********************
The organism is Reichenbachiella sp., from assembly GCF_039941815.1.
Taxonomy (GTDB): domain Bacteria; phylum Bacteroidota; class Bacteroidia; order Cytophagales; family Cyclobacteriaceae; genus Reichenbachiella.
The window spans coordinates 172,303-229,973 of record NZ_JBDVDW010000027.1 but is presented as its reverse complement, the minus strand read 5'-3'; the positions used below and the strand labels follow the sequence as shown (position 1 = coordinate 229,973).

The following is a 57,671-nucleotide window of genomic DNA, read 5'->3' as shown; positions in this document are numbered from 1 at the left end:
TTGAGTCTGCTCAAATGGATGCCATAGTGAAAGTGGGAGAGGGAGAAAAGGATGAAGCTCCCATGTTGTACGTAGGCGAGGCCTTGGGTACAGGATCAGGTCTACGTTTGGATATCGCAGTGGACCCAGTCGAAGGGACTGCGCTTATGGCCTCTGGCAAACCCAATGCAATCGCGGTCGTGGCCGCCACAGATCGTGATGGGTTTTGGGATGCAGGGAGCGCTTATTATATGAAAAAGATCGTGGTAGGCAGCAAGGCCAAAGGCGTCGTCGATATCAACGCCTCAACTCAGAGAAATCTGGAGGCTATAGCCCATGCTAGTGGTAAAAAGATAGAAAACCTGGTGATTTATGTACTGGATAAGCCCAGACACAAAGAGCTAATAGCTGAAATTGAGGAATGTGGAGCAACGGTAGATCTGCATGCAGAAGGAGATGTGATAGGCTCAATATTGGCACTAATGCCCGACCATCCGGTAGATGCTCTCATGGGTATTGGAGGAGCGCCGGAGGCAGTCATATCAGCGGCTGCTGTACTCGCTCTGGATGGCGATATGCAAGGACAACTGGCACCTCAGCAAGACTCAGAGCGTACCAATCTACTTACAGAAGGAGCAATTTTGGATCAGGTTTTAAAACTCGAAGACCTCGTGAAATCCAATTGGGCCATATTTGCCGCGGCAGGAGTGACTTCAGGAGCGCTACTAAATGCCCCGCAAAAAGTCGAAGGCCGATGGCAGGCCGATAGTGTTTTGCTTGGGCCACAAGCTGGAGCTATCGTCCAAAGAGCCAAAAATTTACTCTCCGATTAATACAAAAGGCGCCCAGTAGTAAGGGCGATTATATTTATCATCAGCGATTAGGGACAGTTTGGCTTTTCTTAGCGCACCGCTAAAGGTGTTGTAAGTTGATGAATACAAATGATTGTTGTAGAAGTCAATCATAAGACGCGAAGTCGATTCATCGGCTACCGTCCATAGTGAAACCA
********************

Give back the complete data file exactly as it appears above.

The organism is Reichenbachiella sp., from assembly GCF_039941815.1.
Taxonomy (GTDB): domain Bacteria; phylum Bacteroidota; class Bacteroidia; order Cytophagales; family Cyclobacteriaceae; genus Reichenbachiella.
The window spans coordinates 172,303-229,973 of record NZ_JBDVDW010000027.1 but is presented as its reverse complement, the minus strand read 5'-3'; the positions used below and the strand labels follow the sequence as shown (position 1 = coordinate 229,973).

The following is a 57,671-nucleotide window of genomic DNA, read 5'->3' as shown; positions in this document are numbered from 1 at the left end:
TTGAGTCTGCTCAAATGGATGCCATAGTGAAAGTGGGAGAGGGAGAAAAGGATGAAGCTCCCATGTTGTACGTAGGCGAGGCCTTGGGTACAGGATCAGGTCTACGTTTGGATATCGCAGTGGACCCAGTCGAAGGGACTGCGCTTATGGCCTCTGGCAAACCCAATGCAATCGCGGTCGTGGCCGCCACAGATCGTGATGGGTTTTGGGATGCAGGGAGCGCTTATTATATGAAAAAGATCGTGGTAGGCAGCAAGGCCAAAGGCGTCGTCGATATCAACGCCTCAACTCAGAGAAATCTGGAGGCTATAGCCCATGCTAGTGGTAAAAAGATAGAAAACCTGGTGATTTATGTACTGGATAAGCCCAGACACAAAGAGCTAATAGCTGAAATTGAGGAATGTGGAGCAACGGTAGATCTGCATGCAGAAGGAGATGTGATAGGCTCAATATTGGCACTAATGCCCGACCATCCGGTAGATGCTCTCATGGGTATTGGAGGAGCGCCGGAGGCAGTCATATCAGCGGCTGCTGTACTCGCTCTGGATGGCGATATGCAAGGACAACTGGCACCTCAGCAAGACTCAGAGCGTACCAATCTACTTACAGAAGGAGCAATTTTGGATCAGGTTTTAAAACTCGAAGACCTCGTGAAATCCAATTGGGCCATATTTGCCGCGGCAGGAGTGACTTCAGGAGCGCTACTAAATGCCCCGCAAAAAGTCGAAGGCCGATGGCAGGCCGATAGTGTTTTGCTTGGGCCACAAGCTGGAGCTATCGTCCAAAGAGCCAAAAATTTACTCTCCGATTAATACAAAAGGCGCCCAGTAGTAAGGGCGATTATATTTATCATCAGCGATTAGGGACAGTTTGGCTTTTCTTAGCGCACCGCTAAAGGTGTTGTAAGTTGATGAATACAAATGATTGTTGTAGAAGTCAATCATAAGACGCGAAGTCGATTCATCGGCTACCGTCCATAGTGAAACCA